Monday, October 18, 2004

this one's for the geezers

In studying for Step 3, I'm encountering a lot of phrases that I haven't heard in a long time. Phrases like, "unstable angina," "temporal arteritis," and "87 year-old man." What, there are 87 year-old men now? Who knew? I guess aside from doing a Family Medicine internship or some sort of transitional year, everyone is going to have their knowledge gap when going into Step 3. Medicine people are going to have a hard time remembering Peds. OB-Gyn residents are going to have a hard time remembering men. And Surgery residents are going to have a hard time remembering patients. (Ha! I kid. I kid because I love.)

Aside from reminding myself about statins and such, I've been enjoying my time semi-off. After consuming more food than the human stomach can possibly hold at Curry in a Hurry Saturday night, we ended up going with the economical option of renting from Blockbusters rather than going to see "Friday Night Lights." So we rented "The Bourne Identity," mostly to fill in the gaps outstanding in our understanding of "The Bourne Supremacy." I guess we watched them backwards. But it didn't really matter anyway. The movie was appropriately Euro-travelogue and exciting, and Matt Damon was handsome and emotionally wounded. I think that he has effectively put to rest the issue of "Who wins? Matt Damon or Ben Affleck?" I think we can sum this up by just looking at each entrant's Christmas 2005 selection. "Ocean's Twelve" vs. (cough) "Surviving Christmas." Thank you, and good night.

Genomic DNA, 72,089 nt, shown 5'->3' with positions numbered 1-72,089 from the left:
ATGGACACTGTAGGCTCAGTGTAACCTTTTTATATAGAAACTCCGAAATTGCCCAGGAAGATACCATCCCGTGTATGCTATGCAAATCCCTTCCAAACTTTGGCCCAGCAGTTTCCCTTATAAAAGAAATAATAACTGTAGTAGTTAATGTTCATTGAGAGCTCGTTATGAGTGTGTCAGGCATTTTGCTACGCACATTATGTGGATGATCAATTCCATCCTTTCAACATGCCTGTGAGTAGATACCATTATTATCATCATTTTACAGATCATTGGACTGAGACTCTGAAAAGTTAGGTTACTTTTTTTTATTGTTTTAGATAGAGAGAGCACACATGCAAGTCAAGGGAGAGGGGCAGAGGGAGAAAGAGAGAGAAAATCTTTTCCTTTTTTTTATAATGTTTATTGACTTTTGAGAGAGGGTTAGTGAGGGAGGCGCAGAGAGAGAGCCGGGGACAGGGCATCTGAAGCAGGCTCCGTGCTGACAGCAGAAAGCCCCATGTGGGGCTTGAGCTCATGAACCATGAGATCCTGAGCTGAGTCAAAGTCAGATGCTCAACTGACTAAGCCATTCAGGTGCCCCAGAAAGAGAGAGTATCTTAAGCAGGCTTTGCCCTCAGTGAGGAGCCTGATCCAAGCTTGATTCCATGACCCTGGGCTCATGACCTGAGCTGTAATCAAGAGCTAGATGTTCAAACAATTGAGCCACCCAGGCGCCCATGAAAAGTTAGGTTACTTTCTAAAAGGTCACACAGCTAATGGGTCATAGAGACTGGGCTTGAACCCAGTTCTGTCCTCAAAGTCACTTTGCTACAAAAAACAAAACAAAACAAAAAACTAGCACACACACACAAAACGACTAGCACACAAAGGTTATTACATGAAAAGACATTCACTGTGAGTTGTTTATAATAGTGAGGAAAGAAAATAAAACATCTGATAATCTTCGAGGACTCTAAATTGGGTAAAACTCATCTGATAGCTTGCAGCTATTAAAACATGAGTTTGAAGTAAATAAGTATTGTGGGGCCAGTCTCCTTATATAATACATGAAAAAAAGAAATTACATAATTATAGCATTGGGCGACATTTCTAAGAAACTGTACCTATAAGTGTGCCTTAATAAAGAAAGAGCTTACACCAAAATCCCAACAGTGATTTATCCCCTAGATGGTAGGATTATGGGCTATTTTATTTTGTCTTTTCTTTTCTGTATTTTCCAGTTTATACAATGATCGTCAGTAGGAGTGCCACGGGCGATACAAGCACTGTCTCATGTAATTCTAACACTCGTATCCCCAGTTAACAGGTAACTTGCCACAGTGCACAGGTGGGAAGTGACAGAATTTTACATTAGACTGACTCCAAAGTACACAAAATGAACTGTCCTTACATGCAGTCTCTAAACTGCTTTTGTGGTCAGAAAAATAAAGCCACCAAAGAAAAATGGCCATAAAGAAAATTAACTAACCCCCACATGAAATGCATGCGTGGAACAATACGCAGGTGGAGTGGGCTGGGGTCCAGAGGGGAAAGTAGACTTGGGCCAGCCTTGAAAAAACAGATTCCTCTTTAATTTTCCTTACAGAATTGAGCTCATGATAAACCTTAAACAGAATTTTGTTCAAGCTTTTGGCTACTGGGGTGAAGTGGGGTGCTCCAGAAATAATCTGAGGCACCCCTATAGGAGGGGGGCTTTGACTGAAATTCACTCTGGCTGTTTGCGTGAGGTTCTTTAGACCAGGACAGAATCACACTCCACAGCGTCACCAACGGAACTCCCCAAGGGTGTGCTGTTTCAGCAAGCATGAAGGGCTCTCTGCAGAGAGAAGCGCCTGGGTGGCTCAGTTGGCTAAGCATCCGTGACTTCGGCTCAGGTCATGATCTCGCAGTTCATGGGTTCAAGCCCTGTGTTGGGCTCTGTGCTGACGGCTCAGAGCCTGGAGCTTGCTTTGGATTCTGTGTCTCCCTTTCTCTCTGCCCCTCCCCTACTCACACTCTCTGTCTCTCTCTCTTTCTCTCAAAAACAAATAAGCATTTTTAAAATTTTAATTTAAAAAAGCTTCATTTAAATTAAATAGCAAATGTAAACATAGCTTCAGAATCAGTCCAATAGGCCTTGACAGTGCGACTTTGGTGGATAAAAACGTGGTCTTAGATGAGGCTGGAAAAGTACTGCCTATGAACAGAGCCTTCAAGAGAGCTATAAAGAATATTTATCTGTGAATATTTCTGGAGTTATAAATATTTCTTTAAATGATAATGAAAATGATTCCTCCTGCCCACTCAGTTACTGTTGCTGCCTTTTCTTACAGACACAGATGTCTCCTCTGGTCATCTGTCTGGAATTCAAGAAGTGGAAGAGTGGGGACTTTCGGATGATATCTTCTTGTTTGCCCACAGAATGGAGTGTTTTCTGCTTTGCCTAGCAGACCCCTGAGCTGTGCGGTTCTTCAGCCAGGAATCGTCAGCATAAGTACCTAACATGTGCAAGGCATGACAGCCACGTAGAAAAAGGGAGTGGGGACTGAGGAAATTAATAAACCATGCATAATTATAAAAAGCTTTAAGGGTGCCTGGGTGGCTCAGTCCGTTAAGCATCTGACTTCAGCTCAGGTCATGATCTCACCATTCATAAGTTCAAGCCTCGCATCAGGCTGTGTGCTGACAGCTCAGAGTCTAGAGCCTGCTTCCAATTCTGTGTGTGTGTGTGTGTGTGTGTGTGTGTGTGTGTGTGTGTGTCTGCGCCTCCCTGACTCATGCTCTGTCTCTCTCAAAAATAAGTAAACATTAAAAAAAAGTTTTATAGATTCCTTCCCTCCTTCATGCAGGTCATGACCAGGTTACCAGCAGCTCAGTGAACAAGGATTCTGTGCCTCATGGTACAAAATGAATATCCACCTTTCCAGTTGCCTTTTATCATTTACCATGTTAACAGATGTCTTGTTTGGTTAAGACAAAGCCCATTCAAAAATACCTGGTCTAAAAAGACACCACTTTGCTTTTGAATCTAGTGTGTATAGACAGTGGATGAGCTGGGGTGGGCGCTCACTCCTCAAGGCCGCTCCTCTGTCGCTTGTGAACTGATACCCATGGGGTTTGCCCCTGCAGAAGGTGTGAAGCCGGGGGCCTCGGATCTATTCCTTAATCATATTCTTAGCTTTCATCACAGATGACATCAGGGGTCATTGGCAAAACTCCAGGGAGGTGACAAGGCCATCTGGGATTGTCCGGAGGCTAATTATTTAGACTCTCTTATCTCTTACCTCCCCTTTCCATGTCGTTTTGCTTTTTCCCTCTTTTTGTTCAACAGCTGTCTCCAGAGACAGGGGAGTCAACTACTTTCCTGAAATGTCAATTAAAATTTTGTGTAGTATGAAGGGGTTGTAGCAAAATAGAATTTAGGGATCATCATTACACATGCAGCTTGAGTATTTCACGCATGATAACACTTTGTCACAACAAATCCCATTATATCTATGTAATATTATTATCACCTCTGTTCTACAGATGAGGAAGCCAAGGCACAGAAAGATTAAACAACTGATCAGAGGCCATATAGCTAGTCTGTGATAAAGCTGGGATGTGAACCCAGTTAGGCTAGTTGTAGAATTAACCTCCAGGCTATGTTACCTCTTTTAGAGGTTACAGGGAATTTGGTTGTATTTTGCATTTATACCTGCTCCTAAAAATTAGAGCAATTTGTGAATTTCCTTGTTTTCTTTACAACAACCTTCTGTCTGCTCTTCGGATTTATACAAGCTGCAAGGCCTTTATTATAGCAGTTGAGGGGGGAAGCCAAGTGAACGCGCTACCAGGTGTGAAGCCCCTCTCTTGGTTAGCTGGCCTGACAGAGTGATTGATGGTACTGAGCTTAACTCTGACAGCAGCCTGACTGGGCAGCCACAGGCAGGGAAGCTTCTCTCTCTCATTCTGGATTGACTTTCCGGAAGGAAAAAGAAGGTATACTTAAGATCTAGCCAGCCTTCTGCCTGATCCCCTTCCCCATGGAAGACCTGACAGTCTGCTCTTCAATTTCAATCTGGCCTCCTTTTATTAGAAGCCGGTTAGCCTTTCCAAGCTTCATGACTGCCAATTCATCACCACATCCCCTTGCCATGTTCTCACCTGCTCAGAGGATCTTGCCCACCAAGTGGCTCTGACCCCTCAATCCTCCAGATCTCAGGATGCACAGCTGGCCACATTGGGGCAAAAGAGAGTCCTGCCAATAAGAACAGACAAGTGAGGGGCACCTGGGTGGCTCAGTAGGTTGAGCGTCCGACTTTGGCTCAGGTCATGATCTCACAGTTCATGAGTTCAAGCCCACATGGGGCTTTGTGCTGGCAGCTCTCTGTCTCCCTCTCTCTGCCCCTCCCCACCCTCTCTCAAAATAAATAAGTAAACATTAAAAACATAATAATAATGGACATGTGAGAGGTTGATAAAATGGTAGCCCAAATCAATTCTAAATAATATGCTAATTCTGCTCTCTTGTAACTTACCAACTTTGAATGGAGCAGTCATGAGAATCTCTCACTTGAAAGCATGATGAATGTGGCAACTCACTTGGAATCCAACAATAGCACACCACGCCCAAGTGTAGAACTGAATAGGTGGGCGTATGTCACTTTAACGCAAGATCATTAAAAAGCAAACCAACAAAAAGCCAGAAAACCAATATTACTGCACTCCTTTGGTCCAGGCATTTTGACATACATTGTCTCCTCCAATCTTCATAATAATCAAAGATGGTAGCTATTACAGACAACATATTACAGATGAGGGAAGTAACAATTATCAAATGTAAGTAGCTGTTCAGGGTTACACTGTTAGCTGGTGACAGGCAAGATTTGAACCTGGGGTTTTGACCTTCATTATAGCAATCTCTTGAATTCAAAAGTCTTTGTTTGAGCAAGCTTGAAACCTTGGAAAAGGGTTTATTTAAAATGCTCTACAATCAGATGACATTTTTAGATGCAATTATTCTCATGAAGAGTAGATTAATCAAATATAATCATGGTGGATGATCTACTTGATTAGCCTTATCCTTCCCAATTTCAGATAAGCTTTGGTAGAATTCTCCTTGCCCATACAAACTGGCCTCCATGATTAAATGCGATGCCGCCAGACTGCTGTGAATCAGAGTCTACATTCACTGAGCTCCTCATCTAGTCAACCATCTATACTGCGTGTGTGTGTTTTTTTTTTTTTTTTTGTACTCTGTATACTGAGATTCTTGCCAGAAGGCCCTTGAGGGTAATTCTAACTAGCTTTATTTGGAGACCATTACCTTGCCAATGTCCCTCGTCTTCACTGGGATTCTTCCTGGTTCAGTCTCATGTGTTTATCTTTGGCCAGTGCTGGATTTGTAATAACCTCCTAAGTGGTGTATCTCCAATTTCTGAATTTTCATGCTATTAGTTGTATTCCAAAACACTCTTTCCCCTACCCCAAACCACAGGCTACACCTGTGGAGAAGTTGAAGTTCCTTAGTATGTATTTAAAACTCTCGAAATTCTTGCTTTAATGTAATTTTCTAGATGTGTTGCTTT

Since I'm on sick-call as well as being on elective, I actually got pulled this afternoon to cover for a short-staffed cardiology team while one of the first-years was in clinic. So I played intern for the day. Which blew, because being an intern kind of sucks, even if you're just filling in. But there was something very liberating about knowing that I was just there for one day. Liberating, yet at the same time unsatisfying, to follow patients for one day only. It's kind of like working in the ER--after you do all that work, you're curious about what happens next.

Currently reading: My old med school pharmacology notes. Ah, it's all coming back to me. Kind of.

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